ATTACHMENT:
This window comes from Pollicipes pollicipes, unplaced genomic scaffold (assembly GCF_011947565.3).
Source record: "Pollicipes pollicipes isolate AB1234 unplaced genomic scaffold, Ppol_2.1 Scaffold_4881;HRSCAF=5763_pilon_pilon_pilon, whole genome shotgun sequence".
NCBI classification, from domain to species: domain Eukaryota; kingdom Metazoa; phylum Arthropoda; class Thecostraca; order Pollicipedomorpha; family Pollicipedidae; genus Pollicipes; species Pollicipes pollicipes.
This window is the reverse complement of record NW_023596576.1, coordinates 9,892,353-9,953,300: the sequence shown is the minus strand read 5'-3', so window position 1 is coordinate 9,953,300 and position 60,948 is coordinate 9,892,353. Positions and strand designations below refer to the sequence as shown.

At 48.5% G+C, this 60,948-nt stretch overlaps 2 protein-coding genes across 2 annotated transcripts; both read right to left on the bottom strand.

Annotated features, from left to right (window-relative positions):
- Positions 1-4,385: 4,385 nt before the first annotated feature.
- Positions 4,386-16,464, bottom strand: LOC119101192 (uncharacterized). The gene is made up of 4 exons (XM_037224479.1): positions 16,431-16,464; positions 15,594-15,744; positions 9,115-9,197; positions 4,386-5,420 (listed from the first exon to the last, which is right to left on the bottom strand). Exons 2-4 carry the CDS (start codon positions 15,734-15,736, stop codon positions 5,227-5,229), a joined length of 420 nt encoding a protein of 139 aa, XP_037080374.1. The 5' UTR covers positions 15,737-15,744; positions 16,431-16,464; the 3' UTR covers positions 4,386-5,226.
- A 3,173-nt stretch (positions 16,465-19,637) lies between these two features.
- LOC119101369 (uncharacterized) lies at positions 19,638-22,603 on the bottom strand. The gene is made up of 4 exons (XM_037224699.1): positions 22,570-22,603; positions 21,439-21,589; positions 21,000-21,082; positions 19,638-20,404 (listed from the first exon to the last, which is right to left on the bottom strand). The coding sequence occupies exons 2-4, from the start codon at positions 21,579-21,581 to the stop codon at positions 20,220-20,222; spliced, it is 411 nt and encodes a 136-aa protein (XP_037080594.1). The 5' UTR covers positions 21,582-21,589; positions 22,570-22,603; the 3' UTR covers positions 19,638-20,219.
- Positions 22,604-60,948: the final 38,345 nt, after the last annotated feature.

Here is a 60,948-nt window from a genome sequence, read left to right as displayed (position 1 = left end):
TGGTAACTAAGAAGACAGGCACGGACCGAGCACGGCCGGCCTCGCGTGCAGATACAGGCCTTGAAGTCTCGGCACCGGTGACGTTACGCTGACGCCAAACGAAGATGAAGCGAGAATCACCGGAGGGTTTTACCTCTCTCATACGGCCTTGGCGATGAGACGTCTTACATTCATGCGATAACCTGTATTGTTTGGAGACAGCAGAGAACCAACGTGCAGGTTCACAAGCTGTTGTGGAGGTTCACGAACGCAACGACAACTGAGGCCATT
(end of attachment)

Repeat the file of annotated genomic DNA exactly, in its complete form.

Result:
This window comes from Pollicipes pollicipes, unplaced genomic scaffold (assembly GCF_011947565.3).
Source record: "Pollicipes pollicipes isolate AB1234 unplaced genomic scaffold, Ppol_2.1 Scaffold_4881;HRSCAF=5763_pilon_pilon_pilon, whole genome shotgun sequence".
NCBI classification, from domain to species: domain Eukaryota; kingdom Metazoa; phylum Arthropoda; class Thecostraca; order Pollicipedomorpha; family Pollicipedidae; genus Pollicipes; species Pollicipes pollicipes.
This window is the reverse complement of record NW_023596576.1, coordinates 9,892,353-9,953,300: the sequence shown is the minus strand read 5'-3', so window position 1 is coordinate 9,953,300 and position 60,948 is coordinate 9,892,353. Positions and strand designations below refer to the sequence as shown.

At 48.5% G+C, this 60,948-nt stretch overlaps 2 protein-coding genes across 2 annotated transcripts; both read right to left on the bottom strand.

Annotated features, from left to right (window-relative positions):
- Positions 1-4,385: 4,385 nt before the first annotated feature.
- Positions 4,386-16,464, bottom strand: LOC119101192 (uncharacterized). The gene is made up of 4 exons (XM_037224479.1): positions 16,431-16,464; positions 15,594-15,744; positions 9,115-9,197; positions 4,386-5,420 (listed from the first exon to the last, which is right to left on the bottom strand). Exons 2-4 carry the CDS (start codon positions 15,734-15,736, stop codon positions 5,227-5,229), a joined length of 420 nt encoding a protein of 139 aa, XP_037080374.1. The 5' UTR covers positions 15,737-15,744; positions 16,431-16,464; the 3' UTR covers positions 4,386-5,226.
- A 3,173-nt stretch (positions 16,465-19,637) lies between these two features.
- LOC119101369 (uncharacterized) lies at positions 19,638-22,603 on the bottom strand. The gene is made up of 4 exons (XM_037224699.1): positions 22,570-22,603; positions 21,439-21,589; positions 21,000-21,082; positions 19,638-20,404 (listed from the first exon to the last, which is right to left on the bottom strand). The coding sequence occupies exons 2-4, from the start codon at positions 21,579-21,581 to the stop codon at positions 20,220-20,222; spliced, it is 411 nt and encodes a 136-aa protein (XP_037080594.1). The 5' UTR covers positions 21,582-21,589; positions 22,570-22,603; the 3' UTR covers positions 19,638-20,219.
- Positions 22,604-60,948: the final 38,345 nt, after the last annotated feature.

Here is a 60,948-nt window from a genome sequence, read left to right as displayed (position 1 = left end):
TGGTAACTAAGAAGACAGGCACGGACCGAGCACGGCCGGCCTCGCGTGCAGATACAGGCCTTGAAGTCTCGGCACCGGTGACGTTACGCTGACGCCAAACGAAGATGAAGCGAGAATCACCGGAGGGTTTTACCTCTCTCATACGGCCTTGGCGATGAGACGTCTTACATTCATGCGATAACCTGTATTGTTTGGAGACAGCAGAGAACCAACGTGCAGGTTCACAAGCTGTTGTGGAGGTTCACGAACGCAACGACAACTGAGGCCATT